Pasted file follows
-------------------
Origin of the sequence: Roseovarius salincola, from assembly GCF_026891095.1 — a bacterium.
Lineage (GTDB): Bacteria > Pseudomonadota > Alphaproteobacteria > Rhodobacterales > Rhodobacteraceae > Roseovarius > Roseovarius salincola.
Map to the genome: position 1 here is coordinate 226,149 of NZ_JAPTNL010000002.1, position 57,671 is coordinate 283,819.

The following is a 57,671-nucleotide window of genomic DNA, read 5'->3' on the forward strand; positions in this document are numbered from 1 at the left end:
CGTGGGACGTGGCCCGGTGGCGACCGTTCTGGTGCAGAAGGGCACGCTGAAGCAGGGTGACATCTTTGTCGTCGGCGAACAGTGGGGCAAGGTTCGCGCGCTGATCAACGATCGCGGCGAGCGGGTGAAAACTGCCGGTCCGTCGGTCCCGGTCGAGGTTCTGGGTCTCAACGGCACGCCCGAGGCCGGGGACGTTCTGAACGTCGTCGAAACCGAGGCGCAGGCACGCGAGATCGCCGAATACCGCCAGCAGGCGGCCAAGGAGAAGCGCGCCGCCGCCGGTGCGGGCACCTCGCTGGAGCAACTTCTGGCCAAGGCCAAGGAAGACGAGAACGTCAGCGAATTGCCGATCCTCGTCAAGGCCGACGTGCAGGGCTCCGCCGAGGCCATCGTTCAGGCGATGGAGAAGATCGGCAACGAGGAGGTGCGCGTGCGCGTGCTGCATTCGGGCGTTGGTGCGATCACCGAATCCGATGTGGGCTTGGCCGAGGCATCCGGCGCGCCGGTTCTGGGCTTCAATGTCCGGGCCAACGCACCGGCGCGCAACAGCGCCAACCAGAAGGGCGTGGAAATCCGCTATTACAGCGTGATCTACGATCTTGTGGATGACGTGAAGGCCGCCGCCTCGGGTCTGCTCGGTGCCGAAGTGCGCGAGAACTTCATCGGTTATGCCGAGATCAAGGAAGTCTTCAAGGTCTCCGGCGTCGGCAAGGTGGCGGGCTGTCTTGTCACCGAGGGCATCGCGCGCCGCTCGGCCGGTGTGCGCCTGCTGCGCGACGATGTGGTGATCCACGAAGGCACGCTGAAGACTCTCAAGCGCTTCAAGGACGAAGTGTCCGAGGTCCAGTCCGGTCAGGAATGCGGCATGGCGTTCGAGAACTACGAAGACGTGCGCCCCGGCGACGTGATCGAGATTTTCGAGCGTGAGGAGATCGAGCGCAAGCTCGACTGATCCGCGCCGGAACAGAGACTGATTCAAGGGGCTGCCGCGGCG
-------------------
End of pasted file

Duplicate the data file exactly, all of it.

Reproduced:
Origin of the sequence: Roseovarius salincola, from assembly GCF_026891095.1 — a bacterium.
Lineage (GTDB): Bacteria > Pseudomonadota > Alphaproteobacteria > Rhodobacterales > Rhodobacteraceae > Roseovarius > Roseovarius salincola.
Map to the genome: position 1 here is coordinate 226,149 of NZ_JAPTNL010000002.1, position 57,671 is coordinate 283,819.

The following is a 57,671-nucleotide window of genomic DNA, read 5'->3' on the forward strand; positions in this document are numbered from 1 at the left end:
CGTGGGACGTGGCCCGGTGGCGACCGTTCTGGTGCAGAAGGGCACGCTGAAGCAGGGTGACATCTTTGTCGTCGGCGAACAGTGGGGCAAGGTTCGCGCGCTGATCAACGATCGCGGCGAGCGGGTGAAAACTGCCGGTCCGTCGGTCCCGGTCGAGGTTCTGGGTCTCAACGGCACGCCCGAGGCCGGGGACGTTCTGAACGTCGTCGAAACCGAGGCGCAGGCACGCGAGATCGCCGAATACCGCCAGCAGGCGGCCAAGGAGAAGCGCGCCGCCGCCGGTGCGGGCACCTCGCTGGAGCAACTTCTGGCCAAGGCCAAGGAAGACGAGAACGTCAGCGAATTGCCGATCCTCGTCAAGGCCGACGTGCAGGGCTCCGCCGAGGCCATCGTTCAGGCGATGGAGAAGATCGGCAACGAGGAGGTGCGCGTGCGCGTGCTGCATTCGGGCGTTGGTGCGATCACCGAATCCGATGTGGGCTTGGCCGAGGCATCCGGCGCGCCGGTTCTGGGCTTCAATGTCCGGGCCAACGCACCGGCGCGCAACAGCGCCAACCAGAAGGGCGTGGAAATCCGCTATTACAGCGTGATCTACGATCTTGTGGATGACGTGAAGGCCGCCGCCTCGGGTCTGCTCGGTGCCGAAGTGCGCGAGAACTTCATCGGTTATGCCGAGATCAAGGAAGTCTTCAAGGTCTCCGGCGTCGGCAAGGTGGCGGGCTGTCTTGTCACCGAGGGCATCGCGCGCCGCTCGGCCGGTGTGCGCCTGCTGCGCGACGATGTGGTGATCCACGAAGGCACGCTGAAGACTCTCAAGCGCTTCAAGGACGAAGTGTCCGAGGTCCAGTCCGGTCAGGAATGCGGCATGGCGTTCGAGAACTACGAAGACGTGCGCCCCGGCGACGTGATCGAGATTTTCGAGCGTGAGGAGATCGAGCGCAAGCTCGACTGATCCGCGCCGGAACAGAGACTGATTCAAGGGGCTGCCGCGGCG